Consider Blackhawks stars like Jonathan Toews, Patrick Kane, Patrick Sharp and Duncan Keith, who combined for a total of two fights in the 2012-13 season. The Hawks’ leader was Brandon Bollig with five, good enough for a tie for 42nd in the NHL, and yet somehow the Hawks won the Stanley Cup. Toronto led the league with 44 fights, followed by Boston with 34 — and what did Boston do in the Stanley Cup Finals? There was just one fight between Brad Marchand and Andrew Shaw in Game 3 with the Bruins leading 2-0 and 12 seconds left in the game.

Zawaski explained something that confused me ever since I started doing the research, the idea of how fights begin. In 696 fights during the 2012-13 season only 53 instigator penalties were called. More instigator penalties would make it far easier to track momentum since we could see who started the fight, check the score at the time of the fight and see what ensued, but less than 10 percent of fights also incur it.

“Fights are typically mutually agreed upon by the two fighters. Guys talk and decide to go,” Zawaski said.

This is the working definition of pointlessness.

No other professional hockey organization tolerates fighting like the NHL, and no other sport comes even close to tolerating it. In 2009, Tommie Harris was ejected for hitting Arizona Cardinal Deuce Lutui during a game. Was he applauded for being Chicago tough and giving the Bears momentum? No, he was roundly and rightly castigated for losing control and incurring a dumb penalty. The NFL and NBA took steps long ago to remove fighting, and it’s time for the NHL to do the same. Both McClure and Zawaski pointed out there’s an “unwritten rule” about not fighting with star players and if teams can’t take out the opponent’s stars or gain advantages by playing 4-on-4, what’s the point?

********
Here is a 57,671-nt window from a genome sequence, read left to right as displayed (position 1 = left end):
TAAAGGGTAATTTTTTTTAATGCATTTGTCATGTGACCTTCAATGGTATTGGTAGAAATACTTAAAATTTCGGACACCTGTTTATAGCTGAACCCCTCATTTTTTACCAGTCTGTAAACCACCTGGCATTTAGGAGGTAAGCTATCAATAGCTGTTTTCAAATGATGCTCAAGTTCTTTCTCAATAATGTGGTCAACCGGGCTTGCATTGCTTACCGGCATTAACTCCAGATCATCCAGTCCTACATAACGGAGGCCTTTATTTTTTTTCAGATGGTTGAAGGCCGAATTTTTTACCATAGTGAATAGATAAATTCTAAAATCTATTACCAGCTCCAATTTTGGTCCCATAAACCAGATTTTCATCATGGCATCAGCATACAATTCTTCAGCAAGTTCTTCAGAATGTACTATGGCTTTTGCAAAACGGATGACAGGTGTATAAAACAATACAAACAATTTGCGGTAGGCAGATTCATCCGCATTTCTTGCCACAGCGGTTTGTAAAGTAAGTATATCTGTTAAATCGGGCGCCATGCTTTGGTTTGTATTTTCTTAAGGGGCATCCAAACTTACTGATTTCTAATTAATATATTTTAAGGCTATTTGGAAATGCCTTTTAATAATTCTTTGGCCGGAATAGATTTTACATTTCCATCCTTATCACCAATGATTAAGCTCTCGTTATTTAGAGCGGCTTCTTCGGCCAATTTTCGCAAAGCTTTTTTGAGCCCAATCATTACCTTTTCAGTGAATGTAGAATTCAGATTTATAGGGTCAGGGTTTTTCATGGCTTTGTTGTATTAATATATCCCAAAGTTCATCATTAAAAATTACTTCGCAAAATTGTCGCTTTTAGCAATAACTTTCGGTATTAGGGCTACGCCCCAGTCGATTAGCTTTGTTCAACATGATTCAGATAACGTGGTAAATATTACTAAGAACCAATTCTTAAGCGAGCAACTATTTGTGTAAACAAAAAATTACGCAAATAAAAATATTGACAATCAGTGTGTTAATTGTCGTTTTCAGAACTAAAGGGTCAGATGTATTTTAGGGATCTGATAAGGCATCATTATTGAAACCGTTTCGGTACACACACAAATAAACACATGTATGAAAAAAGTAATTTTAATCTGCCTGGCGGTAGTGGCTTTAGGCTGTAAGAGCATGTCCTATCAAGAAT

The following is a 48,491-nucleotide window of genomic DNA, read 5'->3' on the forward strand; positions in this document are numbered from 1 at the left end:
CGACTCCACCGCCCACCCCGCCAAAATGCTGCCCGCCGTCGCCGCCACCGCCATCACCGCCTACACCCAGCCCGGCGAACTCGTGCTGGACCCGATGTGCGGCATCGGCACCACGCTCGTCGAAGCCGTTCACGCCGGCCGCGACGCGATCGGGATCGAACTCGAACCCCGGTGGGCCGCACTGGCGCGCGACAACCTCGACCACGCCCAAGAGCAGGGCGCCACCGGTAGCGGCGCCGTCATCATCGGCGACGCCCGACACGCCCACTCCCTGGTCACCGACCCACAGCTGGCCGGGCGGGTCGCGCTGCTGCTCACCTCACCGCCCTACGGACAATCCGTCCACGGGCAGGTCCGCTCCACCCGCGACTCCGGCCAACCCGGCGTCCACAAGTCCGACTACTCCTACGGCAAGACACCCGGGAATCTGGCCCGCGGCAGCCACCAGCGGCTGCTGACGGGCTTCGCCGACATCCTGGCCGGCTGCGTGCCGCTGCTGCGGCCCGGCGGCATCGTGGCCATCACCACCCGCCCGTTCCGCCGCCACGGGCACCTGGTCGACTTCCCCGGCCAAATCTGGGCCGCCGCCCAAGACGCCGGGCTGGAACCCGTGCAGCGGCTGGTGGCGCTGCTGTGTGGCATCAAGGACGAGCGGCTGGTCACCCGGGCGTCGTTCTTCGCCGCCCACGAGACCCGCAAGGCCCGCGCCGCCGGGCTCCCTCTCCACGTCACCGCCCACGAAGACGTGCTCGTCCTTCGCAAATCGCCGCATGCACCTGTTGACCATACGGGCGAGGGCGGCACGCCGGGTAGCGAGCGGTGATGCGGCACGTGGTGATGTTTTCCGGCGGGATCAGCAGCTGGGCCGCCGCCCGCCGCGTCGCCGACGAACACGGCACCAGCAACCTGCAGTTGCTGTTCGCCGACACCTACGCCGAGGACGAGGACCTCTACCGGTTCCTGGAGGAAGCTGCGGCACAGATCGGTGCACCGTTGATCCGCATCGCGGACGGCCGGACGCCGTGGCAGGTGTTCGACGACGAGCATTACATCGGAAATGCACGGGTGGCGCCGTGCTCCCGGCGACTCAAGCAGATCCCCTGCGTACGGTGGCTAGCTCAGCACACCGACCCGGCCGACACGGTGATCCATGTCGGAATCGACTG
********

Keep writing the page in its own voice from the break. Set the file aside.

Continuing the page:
In no way should I be construed as wanting to eliminate physical play in hockey. Teams can play a physical game with plenty of checking without resorting to what is considered assault in any other context. Imagine if NHL goons swung their sticks at opponents’ heads. What would the reaction be? Calls for immediate suspension, banishment from the league and criminal proceedings. And yet swinging a fist instead of a stick makes it acceptable? Simply ridiculous.

It’s plainly obvious every general manager, coach and player realizes the playoffs are too important for something as silly as fighting. It’s time to ban an anachronism that never made any sense in the first place. Players don’t spike each other in baseball, dangerous tackles have been eliminated in football and the games go on because people recognize these types of borderline-criminal behaviors detract from the game instead of enhance it. With Olympic hockey coming up we’ll have an opportunity to see what fight-free hockey on bigger rinks looks like, and we won’t be disappointed. Every sport wants the stars to be able to shine, not pummeled and harassed into ineffectiveness.

It’s time for the NHL to join the modern era and eliminate needless injury and mayhem.

Special thanks to Matt McClure, Nick Shepkowski and Jay Zawaski for their help with this column. Follow Scott on Twitter at @ScottLindholm